Appraisal myths & facts

It is enforced by legal agencies that a real estate appraiser is required to be state-licensed to produce appraisal reports for federally-related home purchases in North Carolina. You have the ability to demand a copy of the finished appraisal from your lending agency. Contact our professional staff if you have any questions about the appraisal process.

Myth: Assessed value should be equal to market value.

Fact: It is probable that North Carolina, like most states, supports the idea that the assessed value equates to the market value; however, this is sometimes the exception rather than the rule. Usually when interior remodeling has occurred and the assessor is has not investigated the improvement or other homes in the Clemmons have not been reassessed for years or more, it may vary wildly.

Myth: Depending on if the appraisal is ordered for the buyer or the seller, the opinion of value of the house will vary.

Fact: The value of the house does not affect the salary of the appraiser; as such, the appraiser has no pressured interest in the value of the house. This means that he will render job with impartiality and objectivity regardless for whom the appraisal is provided.

Myth: Any time market value is found, it should equate to the replacement cost of the home.

Fact: The way market value is arrived at is based on what a buyer would be willing to pay a willing seller for a house without being under pressure from any outside group to purchase or sell. Replacement cost is the dollar amount needed to reconstruct a house in-kind.

Myth: Appraisers use a formula, such as a certain price per square foot, to figure out the cost of a house.

Fact: There are many differing formulae that an appraiser will use to make a detailed investigation of every factor in consideration of the home, such as the size, location, condition, how close it is to certain facilities and the cost of recently sold comparable properties.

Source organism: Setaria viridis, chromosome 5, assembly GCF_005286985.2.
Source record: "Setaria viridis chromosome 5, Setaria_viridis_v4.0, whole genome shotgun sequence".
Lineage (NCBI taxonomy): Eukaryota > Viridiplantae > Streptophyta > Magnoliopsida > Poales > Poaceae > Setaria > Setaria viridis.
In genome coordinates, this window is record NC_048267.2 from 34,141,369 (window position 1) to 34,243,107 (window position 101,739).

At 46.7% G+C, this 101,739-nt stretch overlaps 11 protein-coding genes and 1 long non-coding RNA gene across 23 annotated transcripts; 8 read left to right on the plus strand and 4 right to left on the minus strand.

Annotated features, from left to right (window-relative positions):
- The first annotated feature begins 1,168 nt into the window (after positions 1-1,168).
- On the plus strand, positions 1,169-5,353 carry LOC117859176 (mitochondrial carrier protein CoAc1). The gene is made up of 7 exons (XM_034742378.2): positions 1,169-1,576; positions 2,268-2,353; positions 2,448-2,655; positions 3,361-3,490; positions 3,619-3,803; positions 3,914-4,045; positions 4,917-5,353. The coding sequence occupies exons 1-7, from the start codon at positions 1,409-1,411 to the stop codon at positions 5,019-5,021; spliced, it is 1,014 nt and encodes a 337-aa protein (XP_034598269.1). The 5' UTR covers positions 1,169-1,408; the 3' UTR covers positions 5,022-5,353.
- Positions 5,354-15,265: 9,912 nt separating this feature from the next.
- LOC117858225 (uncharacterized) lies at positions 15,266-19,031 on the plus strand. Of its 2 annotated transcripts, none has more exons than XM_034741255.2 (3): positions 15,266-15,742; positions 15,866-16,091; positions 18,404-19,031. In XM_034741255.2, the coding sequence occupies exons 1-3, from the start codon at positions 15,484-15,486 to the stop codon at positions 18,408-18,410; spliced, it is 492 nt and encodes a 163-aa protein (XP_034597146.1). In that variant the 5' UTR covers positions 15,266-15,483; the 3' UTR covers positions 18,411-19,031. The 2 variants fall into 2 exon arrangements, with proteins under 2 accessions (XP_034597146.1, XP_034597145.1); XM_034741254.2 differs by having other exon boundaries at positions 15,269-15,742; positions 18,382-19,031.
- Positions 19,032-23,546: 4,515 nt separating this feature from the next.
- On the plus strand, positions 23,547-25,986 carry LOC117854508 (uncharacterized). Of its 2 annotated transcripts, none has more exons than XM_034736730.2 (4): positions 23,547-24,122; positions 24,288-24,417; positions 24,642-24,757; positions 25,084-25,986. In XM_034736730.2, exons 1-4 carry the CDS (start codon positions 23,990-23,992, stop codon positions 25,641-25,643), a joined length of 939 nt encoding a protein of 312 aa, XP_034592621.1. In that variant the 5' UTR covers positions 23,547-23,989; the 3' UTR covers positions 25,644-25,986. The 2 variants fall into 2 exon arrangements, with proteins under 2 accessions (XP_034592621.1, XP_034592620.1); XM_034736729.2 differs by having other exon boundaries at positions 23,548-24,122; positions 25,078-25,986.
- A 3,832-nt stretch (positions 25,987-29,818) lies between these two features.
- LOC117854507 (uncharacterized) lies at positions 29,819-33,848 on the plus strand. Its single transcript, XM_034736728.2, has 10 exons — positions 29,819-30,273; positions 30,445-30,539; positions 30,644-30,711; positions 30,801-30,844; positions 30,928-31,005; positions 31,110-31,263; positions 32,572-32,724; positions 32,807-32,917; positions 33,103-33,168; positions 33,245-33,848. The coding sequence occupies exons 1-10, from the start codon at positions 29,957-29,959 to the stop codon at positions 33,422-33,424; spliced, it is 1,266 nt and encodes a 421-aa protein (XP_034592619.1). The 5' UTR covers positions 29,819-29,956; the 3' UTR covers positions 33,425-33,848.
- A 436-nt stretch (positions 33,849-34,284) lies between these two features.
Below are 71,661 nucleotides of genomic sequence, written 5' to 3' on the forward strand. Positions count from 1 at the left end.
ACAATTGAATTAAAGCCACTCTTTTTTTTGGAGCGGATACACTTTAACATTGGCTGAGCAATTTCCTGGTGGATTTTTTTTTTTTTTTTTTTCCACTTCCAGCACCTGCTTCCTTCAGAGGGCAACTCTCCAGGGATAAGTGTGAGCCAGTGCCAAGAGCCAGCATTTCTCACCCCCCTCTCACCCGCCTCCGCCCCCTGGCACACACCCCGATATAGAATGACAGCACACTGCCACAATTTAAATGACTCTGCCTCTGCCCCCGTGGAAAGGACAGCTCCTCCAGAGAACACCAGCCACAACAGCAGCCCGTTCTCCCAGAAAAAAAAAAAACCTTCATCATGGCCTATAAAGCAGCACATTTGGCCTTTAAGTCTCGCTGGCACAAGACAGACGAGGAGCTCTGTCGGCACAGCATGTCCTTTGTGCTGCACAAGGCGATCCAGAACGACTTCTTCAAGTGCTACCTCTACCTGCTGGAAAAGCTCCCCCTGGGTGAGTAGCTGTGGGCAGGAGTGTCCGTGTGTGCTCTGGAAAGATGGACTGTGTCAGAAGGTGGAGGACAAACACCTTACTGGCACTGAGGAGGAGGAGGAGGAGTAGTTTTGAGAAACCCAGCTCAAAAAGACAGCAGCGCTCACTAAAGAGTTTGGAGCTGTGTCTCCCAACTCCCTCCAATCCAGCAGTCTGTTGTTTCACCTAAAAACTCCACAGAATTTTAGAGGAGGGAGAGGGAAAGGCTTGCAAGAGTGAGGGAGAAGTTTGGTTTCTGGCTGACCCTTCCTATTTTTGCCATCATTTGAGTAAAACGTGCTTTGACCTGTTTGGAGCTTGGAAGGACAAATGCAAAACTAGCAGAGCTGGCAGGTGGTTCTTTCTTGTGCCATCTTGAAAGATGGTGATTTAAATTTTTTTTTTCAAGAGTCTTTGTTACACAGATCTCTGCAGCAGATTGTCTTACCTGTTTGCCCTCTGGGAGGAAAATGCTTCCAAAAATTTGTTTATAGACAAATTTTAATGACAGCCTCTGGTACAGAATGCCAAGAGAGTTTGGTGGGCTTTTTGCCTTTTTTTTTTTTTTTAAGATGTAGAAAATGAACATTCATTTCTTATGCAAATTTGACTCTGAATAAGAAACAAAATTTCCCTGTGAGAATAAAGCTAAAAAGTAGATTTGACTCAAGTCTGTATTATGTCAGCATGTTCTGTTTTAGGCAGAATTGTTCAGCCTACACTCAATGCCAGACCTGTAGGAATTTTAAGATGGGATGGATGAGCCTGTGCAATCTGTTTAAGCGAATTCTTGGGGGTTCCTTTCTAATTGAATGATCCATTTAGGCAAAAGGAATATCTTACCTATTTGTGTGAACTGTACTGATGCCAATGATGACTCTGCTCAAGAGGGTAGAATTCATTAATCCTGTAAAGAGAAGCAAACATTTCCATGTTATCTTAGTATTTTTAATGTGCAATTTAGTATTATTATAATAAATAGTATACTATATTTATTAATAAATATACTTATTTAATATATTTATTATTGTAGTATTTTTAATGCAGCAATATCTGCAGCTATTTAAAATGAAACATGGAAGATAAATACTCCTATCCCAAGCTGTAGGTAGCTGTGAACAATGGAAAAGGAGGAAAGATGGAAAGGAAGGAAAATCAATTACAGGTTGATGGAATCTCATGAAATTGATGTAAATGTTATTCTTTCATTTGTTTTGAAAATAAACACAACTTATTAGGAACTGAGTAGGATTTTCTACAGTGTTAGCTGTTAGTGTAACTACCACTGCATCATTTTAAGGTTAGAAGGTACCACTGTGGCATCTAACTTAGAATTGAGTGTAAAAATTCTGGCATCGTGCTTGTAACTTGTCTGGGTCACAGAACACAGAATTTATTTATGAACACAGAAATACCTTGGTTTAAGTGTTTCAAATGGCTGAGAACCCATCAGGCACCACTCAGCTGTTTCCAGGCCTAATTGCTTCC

Myth: In a robust economy - when the worth of properties in a given region are reported to be increasing by a particular percentage - the costs of individual homes in the area can be expected to rise by that same percentage.

Fact: Any worth at which an appraiser concludes in regards to a specific house is always personalized, based on certain factors derived from the information of comparable homes and other specifications within the home itself. This is true in fair economic times as well as poor.

Have other questions about appraisers, appraising or real estate in Forsyth County or Clemmons, NC?

Contact our professional staff

Myth: Just seeing what the house looks like on its exterior gives a good idea of its cost.

Fact: To determine an accurate worth beyond all doubt, an appraiser must assess the home on a variety of factors based on area, condition, improvements, amenities, and market trends. An exterior inspection certainly can't provide all of the information necessary.

Myth: Because the consumer is the party who provides the funding to pay for the appraisal report when applying for a loan for any real estate transaction, by law the appraisal report is theirs.

Fact: Legally, the report is owned by the lender unless the lender releases their interest in the appraisal. Consumers must be supplied with a version of the report through request because of the Equal Credit Opportunity Act.

Myth: Consumers need not care about what is in their appraisal report so long as it meets the needs of their lending company.

Fact: A home buyer should definitely read through their report; there could be some questions or some concerns with the accuracy of the inspection that must be addressed. Remember, this is probably the most expensive and important investment a consumer will ever make. There is a wealth of information stored in an report that could be useful to the consumer in the future, such as the legal and physical description of the property, square footage measurements, list of comparable properties in the neighborhood, neighborhood description and a narrative of current real-estate activity and/or market trends in the proximity.

Myth: There is no reason to hire an appraiser unless you are trying to get an assessment of the price of a house during a sales transaction involving a lending company.

Fact: Appraisers can have many varied qualifications and designations which allow them to perform a series of different services including - but certainly not limited to - advice on estate planning, tax assessment, zoning, dispute resolution in many different legal situations and cost analysis.

Myth: A home inspection serves the same purpose as an appraisal.

Fact: A home inspection has a completely different purpose than an appraisal report. The appraiser forms an opinion of value in the appraisal process and resulting document. House inspectors will compose a report that will determine the condition of the home and its major components and possible damage.

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